Finally, when presenting lectures, especially in other parts of the world, often the hosts want to give the speaker a gift of appreciation for traveling such a long distance to grace their institution. Usually the gift is something local that they feel would be somewhat novel and memorable. However, rarely do they think about how the speaker will be able to transport the gift back home, which may involve traveling thousands of miles away, with several flights and transfers. Japanese dolls, ceramic tea sets, any paper-art products, anything bulky or boxed presented big problems for easy transport, but couldn’t be left behind. A word of advice to would-be hosts: give a gift that is smaller than a breadbox!

During your customer interactions around the world, did you notice any common themes that people needed help with? Were there any funny situations that arose?

Believe it or not, chromatographers are the same all over the world. They have a job to do and anything that they can learn to help them do their jobs better, they appreciative of. I have found that many are looking for practical advice, not too much esoteric theory or suggestions that are well beyond their means. That is why I often noticed LCGC magazine sitting right next to the LC instrument for easy reading of practical information. The biggest difference is what tools their laboratory can afford to purchase for instruments, accessories, and supplies. In some countries, funds are in short supply and tradeoffs must be made. However, what has amazed me is how innovative some chromatographers can be when they lack some of the tools that many of us would deem necessary. I had the opportunity to visit what are called “historically black universities” in townships in South Africa. Many of these places were well behind the other universities in terms of technological knowhow but their students are inspired to make the best of what they have and appreciate outsiders coming in to help them with the use of their newfound instrumentation. Several times, I participated as a judge for the Intel International Science Fair. I was always amazed by the ingenuity of students from third-world countries to come up with innovative solutions to solve chemistry-related problems, despite not having the latest instrumentation to use. I am sure this drive carries over into the workplace when they complete their education.





What were some particular challenges you faced during your work with customers?

A common problem in traveling to so many places was language. Visiting so many countries, it would be impossible to learn even the basics of all languages encountered. It was surprising to me was that even in countries that you would think would speak fluent English, communicating was sometimes a problem. For example, in India the locals speak very fast, usually with a strong accent. I often had to ask them to repeat a question two or three times before I could give an appropriate or correct answer, especially in front of a large audience. In many countries, for seminar presentations, a translator was furnished. It always amazed me how someone could listen, translate a scientific concept in their heads, and speak in the local language all at the same time (think of the translators at the United Nations). More often, in most countries, translators would listen to a few sentences of English and then the speaker would have to stop while they translated into the local language. Thus, each talk would take twice as long to present because of the slow speed. Fortunately, most scientists can read English on slides and overheads, but not necessarily speak it (or are afraid to speak so as not to make a mistake). I was most impressed by a seminar I gave in Taiwan where the audience told the translator to sit down since they understood everything that I presented.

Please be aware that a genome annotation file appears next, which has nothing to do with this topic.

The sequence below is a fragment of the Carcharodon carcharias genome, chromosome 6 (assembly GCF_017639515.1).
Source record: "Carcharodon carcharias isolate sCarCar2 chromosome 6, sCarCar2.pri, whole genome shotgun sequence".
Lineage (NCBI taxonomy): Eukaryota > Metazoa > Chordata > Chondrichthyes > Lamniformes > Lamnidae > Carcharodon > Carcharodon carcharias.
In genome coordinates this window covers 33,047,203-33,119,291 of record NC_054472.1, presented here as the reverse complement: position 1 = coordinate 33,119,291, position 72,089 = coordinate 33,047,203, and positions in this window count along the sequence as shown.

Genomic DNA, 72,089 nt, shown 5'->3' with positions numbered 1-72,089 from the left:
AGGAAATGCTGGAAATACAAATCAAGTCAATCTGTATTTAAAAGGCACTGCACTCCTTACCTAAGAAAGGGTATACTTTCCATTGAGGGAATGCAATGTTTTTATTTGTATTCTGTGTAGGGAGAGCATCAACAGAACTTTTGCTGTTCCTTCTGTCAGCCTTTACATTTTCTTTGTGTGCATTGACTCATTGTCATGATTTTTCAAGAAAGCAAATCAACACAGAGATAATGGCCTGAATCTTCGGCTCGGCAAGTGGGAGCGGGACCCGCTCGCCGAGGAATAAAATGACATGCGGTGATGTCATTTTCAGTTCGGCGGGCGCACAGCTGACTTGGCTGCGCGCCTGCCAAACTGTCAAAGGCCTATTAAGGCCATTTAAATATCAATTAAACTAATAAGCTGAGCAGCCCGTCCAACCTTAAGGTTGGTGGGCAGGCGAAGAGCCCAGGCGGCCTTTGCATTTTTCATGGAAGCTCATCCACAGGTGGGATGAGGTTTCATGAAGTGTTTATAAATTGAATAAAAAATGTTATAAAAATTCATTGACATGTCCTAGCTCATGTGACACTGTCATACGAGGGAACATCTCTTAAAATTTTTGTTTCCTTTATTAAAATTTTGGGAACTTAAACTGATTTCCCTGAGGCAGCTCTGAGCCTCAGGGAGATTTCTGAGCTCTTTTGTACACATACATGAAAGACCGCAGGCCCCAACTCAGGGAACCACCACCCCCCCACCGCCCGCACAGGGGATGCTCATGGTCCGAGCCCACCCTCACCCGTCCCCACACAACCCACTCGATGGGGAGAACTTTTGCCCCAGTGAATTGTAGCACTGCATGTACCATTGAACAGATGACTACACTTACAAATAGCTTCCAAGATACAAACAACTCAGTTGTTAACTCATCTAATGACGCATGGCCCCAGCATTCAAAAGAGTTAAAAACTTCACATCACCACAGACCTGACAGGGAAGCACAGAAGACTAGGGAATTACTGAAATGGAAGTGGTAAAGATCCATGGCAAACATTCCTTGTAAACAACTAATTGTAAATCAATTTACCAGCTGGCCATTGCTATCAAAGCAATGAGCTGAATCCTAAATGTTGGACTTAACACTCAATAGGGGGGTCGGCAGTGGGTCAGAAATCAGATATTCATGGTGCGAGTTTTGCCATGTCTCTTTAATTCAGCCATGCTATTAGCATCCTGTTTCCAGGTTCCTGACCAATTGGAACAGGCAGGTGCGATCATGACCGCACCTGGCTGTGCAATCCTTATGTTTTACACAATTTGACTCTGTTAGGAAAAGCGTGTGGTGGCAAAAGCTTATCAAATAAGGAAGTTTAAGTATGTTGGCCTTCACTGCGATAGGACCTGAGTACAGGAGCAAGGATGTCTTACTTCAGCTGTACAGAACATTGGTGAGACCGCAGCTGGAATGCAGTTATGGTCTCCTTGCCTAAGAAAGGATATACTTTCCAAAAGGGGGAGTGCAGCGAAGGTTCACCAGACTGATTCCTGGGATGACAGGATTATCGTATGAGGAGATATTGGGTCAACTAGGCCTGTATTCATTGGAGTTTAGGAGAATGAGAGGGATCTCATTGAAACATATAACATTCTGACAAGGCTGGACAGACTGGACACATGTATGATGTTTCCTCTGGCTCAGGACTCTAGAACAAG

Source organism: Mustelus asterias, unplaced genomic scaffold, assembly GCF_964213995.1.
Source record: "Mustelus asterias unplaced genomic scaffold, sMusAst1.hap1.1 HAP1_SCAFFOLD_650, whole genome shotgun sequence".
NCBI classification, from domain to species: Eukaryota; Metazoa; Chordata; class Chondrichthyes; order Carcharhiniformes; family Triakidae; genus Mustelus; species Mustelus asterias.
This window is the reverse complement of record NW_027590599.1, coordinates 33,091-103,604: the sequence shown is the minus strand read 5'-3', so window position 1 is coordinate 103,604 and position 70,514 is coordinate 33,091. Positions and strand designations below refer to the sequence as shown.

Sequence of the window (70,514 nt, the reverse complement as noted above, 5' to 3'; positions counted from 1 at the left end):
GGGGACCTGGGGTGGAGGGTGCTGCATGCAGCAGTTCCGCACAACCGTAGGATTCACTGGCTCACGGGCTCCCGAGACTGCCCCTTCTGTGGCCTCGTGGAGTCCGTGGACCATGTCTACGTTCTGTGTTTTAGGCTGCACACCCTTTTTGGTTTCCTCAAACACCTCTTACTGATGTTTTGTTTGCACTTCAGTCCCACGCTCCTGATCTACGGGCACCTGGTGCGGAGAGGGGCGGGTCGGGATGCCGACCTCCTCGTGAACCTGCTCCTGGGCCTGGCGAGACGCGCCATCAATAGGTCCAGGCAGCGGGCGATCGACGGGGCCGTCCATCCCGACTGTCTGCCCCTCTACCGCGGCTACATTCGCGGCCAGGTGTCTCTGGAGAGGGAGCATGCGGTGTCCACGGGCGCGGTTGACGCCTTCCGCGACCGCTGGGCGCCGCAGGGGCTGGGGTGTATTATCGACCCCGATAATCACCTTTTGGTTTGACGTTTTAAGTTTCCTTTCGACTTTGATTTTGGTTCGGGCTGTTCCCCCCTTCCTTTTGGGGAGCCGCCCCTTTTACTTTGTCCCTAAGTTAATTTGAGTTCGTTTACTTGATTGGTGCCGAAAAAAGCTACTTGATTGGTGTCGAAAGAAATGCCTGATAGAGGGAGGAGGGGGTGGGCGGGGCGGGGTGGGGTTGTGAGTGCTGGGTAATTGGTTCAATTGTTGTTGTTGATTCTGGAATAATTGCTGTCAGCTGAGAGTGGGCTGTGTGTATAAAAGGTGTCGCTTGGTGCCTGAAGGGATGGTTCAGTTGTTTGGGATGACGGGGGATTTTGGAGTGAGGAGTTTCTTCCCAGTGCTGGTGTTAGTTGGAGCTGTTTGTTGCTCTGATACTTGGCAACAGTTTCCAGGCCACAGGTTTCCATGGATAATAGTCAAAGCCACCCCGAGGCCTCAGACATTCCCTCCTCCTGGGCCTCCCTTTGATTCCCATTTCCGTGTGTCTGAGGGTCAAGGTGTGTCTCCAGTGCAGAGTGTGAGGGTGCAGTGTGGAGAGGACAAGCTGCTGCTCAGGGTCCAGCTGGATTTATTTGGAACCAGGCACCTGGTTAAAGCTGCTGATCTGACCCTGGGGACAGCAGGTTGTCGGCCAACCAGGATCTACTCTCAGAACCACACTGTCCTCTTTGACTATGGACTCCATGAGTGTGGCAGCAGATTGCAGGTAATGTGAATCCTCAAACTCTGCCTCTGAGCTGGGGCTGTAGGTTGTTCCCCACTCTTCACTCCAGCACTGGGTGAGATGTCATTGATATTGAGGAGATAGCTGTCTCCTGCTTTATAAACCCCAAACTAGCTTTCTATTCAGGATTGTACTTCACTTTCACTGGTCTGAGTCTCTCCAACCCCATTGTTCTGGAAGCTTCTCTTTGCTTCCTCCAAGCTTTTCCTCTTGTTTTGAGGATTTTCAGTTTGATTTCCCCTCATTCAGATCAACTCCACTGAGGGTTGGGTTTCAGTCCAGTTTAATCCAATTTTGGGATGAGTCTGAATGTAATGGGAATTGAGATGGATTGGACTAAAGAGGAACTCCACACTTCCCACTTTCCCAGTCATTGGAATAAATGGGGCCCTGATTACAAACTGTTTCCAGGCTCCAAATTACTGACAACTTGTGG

Other problems I encountered had more to do with local customs where one had to be careful of protocol so as not to offend somebody. In China, years ago, I was visiting a customer and at 3 p.m., we stopped for a tea break. I was surprised when they presented me with a cup of hot water. When I asked where the tea was, they implied that the brownish-stained cup was so porous that often old tea flavor would leach out of the cup and present a tea-flavored hot drink!

How much of your training was on a group scale and how much was one-on-one?

Usually general seminars (such as “Recent Developments in UHPLC Columns”) were presented in front of a large groups, but specific talks on customer applications were with a single chemist or small group. Where difficulties arose was at the large seminar breaktime. Many attendees in the large audience brought along their specific chromatography problems, and the only time that they could get one-on-one time with me was during breaks. They would come up to the podium and queue up with chromatograms in hand. I didn’t mind performing this “service” but when it interfered with a bathroom break or lunchtime, it could be a bit annoying. Fortunately, my hosts would often rescue me, but not always. I can remember staying to 6:00 p.m. answering questions from attendees. The only time it was considered a “hardship” was when I was the only lecturer. Often, I would be on my feet from 8:30 a.m. until 5:00 p.m. giving seven or eight lectures in a single day plus offering one-on-one consultation. One eventually develops a certain amount of stamina when doing this type of a seminar tour for a couple of weeks. I’m not sure I could still do it as I approach 80 years old!

Now that you’re retired, how are you spending your time? Do you have any favorite hobbies?